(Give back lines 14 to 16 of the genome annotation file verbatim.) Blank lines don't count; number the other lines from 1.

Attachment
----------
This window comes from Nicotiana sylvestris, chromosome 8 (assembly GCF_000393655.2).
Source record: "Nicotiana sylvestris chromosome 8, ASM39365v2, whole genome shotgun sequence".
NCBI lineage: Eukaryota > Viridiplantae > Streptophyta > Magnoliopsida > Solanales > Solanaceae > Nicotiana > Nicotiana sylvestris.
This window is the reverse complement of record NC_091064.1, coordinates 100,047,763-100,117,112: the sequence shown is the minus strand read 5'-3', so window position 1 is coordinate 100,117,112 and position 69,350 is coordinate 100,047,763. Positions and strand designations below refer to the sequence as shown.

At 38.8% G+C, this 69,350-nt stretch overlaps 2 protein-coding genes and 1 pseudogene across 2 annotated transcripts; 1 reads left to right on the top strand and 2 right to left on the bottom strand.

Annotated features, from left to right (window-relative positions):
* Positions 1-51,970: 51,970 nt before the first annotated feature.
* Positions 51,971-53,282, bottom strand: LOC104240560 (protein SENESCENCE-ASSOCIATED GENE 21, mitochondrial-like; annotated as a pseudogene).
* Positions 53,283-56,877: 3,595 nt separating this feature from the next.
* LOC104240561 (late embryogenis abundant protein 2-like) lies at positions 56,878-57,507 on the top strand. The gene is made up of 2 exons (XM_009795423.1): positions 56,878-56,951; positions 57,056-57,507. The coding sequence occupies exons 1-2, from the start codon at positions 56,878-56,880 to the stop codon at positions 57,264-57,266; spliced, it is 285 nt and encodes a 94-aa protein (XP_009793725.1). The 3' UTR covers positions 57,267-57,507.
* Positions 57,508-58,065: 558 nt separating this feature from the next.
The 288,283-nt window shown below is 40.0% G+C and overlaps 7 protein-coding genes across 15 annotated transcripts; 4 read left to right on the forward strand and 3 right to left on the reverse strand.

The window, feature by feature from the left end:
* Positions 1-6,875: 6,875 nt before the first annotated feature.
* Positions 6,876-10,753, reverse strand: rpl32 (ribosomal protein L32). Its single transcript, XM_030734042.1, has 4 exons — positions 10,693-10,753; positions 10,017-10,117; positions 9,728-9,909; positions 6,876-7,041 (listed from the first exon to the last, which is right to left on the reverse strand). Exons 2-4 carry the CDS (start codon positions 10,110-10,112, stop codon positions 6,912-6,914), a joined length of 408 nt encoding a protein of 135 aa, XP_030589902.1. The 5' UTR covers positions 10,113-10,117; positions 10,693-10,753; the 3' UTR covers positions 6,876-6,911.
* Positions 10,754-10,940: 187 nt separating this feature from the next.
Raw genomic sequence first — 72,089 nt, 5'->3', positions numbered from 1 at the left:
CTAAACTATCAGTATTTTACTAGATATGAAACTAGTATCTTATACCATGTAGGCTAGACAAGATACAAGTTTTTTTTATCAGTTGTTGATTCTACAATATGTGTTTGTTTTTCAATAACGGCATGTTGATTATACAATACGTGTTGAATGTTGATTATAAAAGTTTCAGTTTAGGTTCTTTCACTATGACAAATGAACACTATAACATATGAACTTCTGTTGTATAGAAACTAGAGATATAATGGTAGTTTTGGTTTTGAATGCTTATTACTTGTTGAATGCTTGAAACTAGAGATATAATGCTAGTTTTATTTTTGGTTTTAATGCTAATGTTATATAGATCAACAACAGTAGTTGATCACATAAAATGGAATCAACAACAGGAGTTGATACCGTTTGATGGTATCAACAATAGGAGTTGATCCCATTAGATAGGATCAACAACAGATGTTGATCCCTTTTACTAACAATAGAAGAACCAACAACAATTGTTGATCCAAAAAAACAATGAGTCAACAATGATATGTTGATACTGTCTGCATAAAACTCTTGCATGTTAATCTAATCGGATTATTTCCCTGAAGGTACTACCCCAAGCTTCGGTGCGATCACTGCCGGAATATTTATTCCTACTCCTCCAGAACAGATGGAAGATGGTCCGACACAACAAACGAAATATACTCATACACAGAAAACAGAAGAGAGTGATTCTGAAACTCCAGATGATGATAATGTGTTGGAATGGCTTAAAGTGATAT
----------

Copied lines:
* Positions 1-6,875: 6,875 nt before the first annotated feature.
* Positions 6,876-10,753, reverse strand: rpl32 (ribosomal protein L32). Its single transcript, XM_030734042.1, has 4 exons — positions 10,693-10,753; positions 10,017-10,117; positions 9,728-9,909; positions 6,876-7,041 (listed from the first exon to the last, which is right to left on the reverse strand). Exons 2-4 carry the CDS (start codon positions 10,110-10,112, stop codon positions 6,912-6,914), a joined length of 408 nt encoding a protein of 135 aa, XP_030589902.1. The 5' UTR covers positions 10,113-10,117; positions 10,693-10,753; the 3' UTR covers positions 6,876-6,911.
* Positions 10,754-10,940: 187 nt separating this feature from the next.